Report: Video Streamers Covet TV Antenna

It may be a digital world driven by over-the-top video distribution. But as millennials opt away from traditional pay-TV, they are also embracing the old-school TV antenna, according to a new report.

Horowitz Research suggests that while TV viewers in the U.S. are experimenting with online TV services such as YouTube TV, Sling TV, DirecTV Now and PlayStation Vue, among others, they are increasingly opting for digital antennas.

The study finds that 34% of TV content viewers are accessing OTT video content via digital antennas, which came about following the federal government’s mandated switch from analog to digital TV transmission.

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Antenna owners are younger (40% of antenna owners are 18-34 vs. 31% of total TV content viewers) and skew male (59% vs. 49% of total TV content viewers).

Among non-pay-TV subscribers, 51% report owning an antenna. Antenna owners are more likely to subscribe to one of the three major SVOD services (78% subscribe to Netflix, Hulu, or Amazon Prime Video, vs. 67% of TV content viewers). Antennas are also popular in traditional pay-TV subscriber households: 30% of traditional subs report owning an antenna.

Horowitz’s data suggest antenna owners spend 19% of their time using an antenna, 44% streaming, and 32% through an MVPD, watching live, DVR, VOD and packaged media

“With today’s stronger signals and advances in technology, along with improved design aesthetics, antennas are re-emerging as an inexpensive and practical way of accessing TV content,”  Stephanie Wong, director of insights and strategy, said in a statement.

With new technology allowing for the recording of over-the-air content, including TiVo’s Bolt OTA, Plex, and Amazon’s Fire TV Recast, Horowitz said consumers are replacing cable with SVOD services and over-the-air broadcasts.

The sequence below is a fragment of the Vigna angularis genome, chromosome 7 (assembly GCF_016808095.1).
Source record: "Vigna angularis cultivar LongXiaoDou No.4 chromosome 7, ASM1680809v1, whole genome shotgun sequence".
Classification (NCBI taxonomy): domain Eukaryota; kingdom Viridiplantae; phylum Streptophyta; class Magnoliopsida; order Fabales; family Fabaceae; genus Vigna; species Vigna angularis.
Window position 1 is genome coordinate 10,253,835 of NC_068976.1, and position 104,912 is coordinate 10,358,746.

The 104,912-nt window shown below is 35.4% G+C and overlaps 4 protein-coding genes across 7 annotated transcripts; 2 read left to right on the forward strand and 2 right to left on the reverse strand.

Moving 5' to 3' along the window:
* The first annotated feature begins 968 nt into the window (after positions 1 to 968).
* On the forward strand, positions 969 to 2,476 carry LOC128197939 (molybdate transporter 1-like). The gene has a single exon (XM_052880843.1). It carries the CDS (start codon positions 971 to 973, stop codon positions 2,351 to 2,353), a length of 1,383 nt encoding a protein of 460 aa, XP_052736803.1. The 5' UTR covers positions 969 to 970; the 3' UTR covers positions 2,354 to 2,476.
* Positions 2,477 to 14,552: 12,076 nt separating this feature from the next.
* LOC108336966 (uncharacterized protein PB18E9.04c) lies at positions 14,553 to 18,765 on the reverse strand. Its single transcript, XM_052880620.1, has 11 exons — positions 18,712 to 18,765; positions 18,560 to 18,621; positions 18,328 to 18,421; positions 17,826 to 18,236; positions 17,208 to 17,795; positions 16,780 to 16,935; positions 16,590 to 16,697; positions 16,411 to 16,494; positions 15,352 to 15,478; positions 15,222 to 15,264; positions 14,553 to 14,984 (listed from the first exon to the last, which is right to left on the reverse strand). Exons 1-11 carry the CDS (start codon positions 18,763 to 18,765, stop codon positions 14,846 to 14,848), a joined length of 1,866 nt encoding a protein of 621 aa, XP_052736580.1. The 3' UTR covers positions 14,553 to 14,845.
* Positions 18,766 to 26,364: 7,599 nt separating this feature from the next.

With the pending rollout of ATSC 3.0, which would allow for 4K resolution and enhanced sound to broadcast TV, Adriana Waterston, SVP of insights and strategy for Horowitz, contends pay-TV’s perceived advantage in picture quality and reliability is waning.

“As the broadcast industry works to improve its standards and achieve widespread adoption of ATSC 3.0 — about 40 markets by 2020, according to NAB — that advantage gap has the potential to shrink, with adoption of over-the-air viewing increasing,” Waterson said.

Thomson Broadcast Eyes Growing Over-the-Air TV Market

With an uptick in over-the-air broadcast television adoption in the United States, Thomson Broadcast said it is expanding its business here in response to what it sees as an “invigorated broadcast TV” market spurred by the deployment of ATSC 3.0 Next Gen TV.

Paris-based Thomson made the announcement this week at the 2019 NAB Show in Las Vegas.

Nielsen recently revealed that over-the-air viewing increased to 14% of U.S. households in 2018 — up from 9% in 2010. The growth comes as increasing numbers of pay-TV households drop or streamline the traditional “cable bundle.”

Advanced Television Systems Committee (ATSC 3.0) is new technology for antennae TVs that enables 4K resolution and enhanced sound. ATSC 1.0 was developed in 1996 for the analog to digital TV switch. ATSC 3.0 works with a home’s broadband connectivity affording viewers with cable/satellite-quality video transmissions.

Thomson, which for the past several years has focused most of its business on the Asian and African broadcast markets, is opening a New York office and distribution center to meet demand for its low-power to high-power TV transmitters.

“We’re also proposing new solutions for the delivery and monetization of ATSC 3.0 content with an all-software suite of encoding, packaging, signaling, metadata management, service quality assurance, content distribution, security monitoring, media migration, media asset management, playout automation and master control,” Jay Yogeshwar, chief strategy officer at Thomson, said in a statement.

Thomson Broadcast currently has 191 television broadcast clients in the U.S. and this “rebirth” in the U.S. market comes after the company was acquired by Groupe Sipromad of Madagascar, a conglomerate that operates in industrial, technology, finance, real estate, tourism, aviation and broadcasting markets.